>EM Reflections – November 2019

Thanks to Dr Paul Page for leading the discussions this month

Edited by Dr David Lewis 


Discussion Topics

  1. Popliteal Artery Thrombus

    • Closed loop communication is key to avoid possible poor outcomes with follow up
    • Relying on other specialties to arrange follow up with ED patients can result in error. Direct contact with specialty to arrange urgent follow up is the best approach
    • Also make sure patient is aware of plan
  1. Vertebral Artery Dissection / Thrombus

    • A thorough neurological exam and documentation is essential for vertigo presentation
    • Can’t walk, Can’t go home
  2. Elderly Delirium / Dementia with Sepsis

    • Majority of delirious patients are quiet and withdrawn, not hyperactive
    • For patients with dementia , get baseline functioning from family if possible

Popliteal Artery Thrombus

The full differential diagnosis should be considered in possible cases of DVT including Baker’s cyst, cellulitis, lymphedema, chronic venous insufficiency, superficial thrombophlebitis, popliteal venous or arterial aneurysm, peripheral vascular disease, enlarged lymph nodes compressing the veins, heterotopic ossification, hematoma, and muscle tears.

 

Ultrasound for Lower Extremity Deep Venous Thrombosis
Multidisciplinary Recommendations From the Society of Radiologists in Ultrasound Consensus Conference

It’s Not All Deep Vein Thrombosis: Sonography of the Painful Lower Extremity With Multimodality Correlation

 

Consultations and Referals

One of the most common ways for doctors to collaborate is through referral and consultation. Poor communication between referring physicians and consultants can lead to disruptions in care, delayed diagnoses, unnecessary testing, iatrogenic complications, and frustrated physicians and patients. Improving the referral-consultation process is one of the most effective ways of providing safer care and reducing the risk of medical-legal difficulties.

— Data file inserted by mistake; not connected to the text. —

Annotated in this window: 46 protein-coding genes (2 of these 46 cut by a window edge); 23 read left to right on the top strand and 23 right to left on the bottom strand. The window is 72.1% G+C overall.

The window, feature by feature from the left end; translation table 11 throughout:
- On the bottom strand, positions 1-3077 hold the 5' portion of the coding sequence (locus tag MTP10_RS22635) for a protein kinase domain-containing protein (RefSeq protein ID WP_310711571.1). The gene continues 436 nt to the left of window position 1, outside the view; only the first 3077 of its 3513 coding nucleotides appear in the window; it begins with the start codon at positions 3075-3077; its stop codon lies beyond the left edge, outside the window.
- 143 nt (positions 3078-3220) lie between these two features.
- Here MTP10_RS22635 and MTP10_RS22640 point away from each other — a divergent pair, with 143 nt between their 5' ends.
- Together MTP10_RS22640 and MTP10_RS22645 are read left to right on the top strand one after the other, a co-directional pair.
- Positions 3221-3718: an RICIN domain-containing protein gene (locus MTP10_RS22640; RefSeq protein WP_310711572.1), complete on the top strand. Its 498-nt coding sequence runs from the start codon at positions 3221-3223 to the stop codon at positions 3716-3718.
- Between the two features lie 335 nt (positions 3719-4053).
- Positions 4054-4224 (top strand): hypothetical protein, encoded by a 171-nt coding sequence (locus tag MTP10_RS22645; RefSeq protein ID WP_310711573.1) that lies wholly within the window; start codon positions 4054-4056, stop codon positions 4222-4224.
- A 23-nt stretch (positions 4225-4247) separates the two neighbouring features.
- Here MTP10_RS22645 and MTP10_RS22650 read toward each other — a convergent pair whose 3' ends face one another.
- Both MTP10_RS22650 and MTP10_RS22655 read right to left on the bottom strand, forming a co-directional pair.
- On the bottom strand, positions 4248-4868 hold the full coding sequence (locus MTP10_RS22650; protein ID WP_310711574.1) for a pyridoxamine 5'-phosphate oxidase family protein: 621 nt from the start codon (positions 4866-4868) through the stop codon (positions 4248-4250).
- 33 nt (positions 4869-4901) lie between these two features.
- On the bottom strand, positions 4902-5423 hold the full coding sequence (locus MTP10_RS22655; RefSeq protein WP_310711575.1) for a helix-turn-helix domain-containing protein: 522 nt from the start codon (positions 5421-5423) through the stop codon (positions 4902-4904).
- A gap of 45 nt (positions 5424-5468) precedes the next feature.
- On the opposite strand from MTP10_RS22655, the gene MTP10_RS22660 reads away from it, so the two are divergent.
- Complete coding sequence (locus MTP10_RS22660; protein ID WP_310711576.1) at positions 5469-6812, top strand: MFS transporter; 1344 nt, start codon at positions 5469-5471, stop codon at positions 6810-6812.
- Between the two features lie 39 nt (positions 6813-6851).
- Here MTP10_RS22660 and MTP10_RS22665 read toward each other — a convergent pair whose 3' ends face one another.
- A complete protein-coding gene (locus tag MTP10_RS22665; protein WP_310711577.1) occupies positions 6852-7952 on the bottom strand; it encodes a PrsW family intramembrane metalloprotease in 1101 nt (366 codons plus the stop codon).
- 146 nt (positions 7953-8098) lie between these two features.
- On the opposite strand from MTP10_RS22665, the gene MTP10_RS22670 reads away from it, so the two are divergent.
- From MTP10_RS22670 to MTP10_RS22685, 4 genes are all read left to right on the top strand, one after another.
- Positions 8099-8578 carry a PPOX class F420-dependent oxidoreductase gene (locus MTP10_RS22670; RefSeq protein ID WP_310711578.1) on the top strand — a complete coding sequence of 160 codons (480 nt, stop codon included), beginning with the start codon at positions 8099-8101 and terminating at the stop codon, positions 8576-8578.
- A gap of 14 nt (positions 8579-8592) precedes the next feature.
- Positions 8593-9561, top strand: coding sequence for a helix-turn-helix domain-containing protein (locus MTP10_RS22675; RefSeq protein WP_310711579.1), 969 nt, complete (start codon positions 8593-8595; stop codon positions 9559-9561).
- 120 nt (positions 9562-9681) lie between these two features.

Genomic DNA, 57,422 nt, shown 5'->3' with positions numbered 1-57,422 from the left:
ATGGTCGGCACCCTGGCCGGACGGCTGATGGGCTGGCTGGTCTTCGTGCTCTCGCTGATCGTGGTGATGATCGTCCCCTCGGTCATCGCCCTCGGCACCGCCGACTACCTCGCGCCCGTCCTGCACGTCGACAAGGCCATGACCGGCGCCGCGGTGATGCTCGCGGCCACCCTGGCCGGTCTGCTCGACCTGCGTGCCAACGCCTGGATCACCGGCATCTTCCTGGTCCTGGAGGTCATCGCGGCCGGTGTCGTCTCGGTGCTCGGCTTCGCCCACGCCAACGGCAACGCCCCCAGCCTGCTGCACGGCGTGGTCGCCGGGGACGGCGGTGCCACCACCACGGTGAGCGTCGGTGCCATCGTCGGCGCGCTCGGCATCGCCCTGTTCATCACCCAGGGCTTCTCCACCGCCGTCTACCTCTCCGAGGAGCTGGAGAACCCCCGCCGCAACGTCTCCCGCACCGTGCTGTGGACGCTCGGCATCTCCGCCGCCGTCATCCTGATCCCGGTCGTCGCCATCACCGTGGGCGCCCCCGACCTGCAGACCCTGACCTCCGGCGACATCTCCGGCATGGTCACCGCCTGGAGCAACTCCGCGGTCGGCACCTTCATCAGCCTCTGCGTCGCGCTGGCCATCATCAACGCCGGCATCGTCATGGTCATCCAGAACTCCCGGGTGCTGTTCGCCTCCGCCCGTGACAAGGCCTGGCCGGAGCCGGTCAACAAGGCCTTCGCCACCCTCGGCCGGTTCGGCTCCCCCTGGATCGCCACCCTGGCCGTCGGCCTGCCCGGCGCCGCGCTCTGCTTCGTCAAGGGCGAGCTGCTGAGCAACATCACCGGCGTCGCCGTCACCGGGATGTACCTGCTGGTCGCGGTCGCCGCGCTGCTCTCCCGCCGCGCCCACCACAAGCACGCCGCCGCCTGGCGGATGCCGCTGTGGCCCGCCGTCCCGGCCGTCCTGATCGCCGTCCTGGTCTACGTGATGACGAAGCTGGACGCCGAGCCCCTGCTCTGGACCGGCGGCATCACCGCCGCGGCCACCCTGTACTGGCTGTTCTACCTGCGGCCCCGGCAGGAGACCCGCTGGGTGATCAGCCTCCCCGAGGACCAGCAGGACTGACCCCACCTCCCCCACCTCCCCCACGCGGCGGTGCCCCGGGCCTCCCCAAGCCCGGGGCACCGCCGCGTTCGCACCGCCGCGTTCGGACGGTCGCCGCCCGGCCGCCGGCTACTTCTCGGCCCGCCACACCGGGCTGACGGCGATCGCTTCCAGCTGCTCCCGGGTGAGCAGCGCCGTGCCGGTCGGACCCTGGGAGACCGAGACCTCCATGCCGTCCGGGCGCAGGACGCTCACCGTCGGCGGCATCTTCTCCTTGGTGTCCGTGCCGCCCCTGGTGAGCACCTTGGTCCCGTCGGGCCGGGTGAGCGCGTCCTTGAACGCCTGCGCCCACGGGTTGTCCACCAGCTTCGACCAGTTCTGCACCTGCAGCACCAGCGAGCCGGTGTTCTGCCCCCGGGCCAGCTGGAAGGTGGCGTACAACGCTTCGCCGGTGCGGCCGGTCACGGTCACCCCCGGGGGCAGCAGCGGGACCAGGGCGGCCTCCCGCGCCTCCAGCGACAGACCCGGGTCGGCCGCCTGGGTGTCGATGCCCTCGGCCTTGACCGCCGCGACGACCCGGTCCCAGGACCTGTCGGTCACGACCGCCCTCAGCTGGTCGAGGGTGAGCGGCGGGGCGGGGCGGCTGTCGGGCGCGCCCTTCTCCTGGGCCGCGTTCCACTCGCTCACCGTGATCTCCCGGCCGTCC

• What is the question I want answered?
  • Who has the specialized knowledge and skill to answer it?
  • How urgent is the clinical situation?
  • Do I need advice from the consultant or would a transfer of care to the consultant be more appropriate in the specific circumstances?
  • Have all the appropriate steps been taken to this point?
  • Has the patient consented to the referral?

CMPA Guidance on Referrals

 

 


Vertebral Artery Dissection / Thrombus

See these SJRHEM Reflections post on the same subject:

EM Reflections – March 2017

EM Reflections – May 2019

 

and this post on the HINTS exam:

HINTS exam in Acute Vestibular Syndrome

 

 

 

 


Elderly Delirium / Dementia with Sepsis

The fluctuating presentation of delirium makes it difficult to recognize but we should be attentive to certain hallmarks, including alterations in attention and awareness and acute changes in cognition.  These can be associated with hallucinations or other perceptual disturbances.  Collateral information and family input can be critical in detecting changes from baseline function and cognition.  The more acute temporal course of delirium is important to distinguish from underlying dementia, which is itself one of the most important risk factors for delirium.  The most common presentation, the hypoactive form, is a quiet, subdued, withdrawn state.

The Seriousness of Deliriousness: Delirium in the ED

 

See this SJRHEM Rounds

ED Rounds – Delirium in the ED

 

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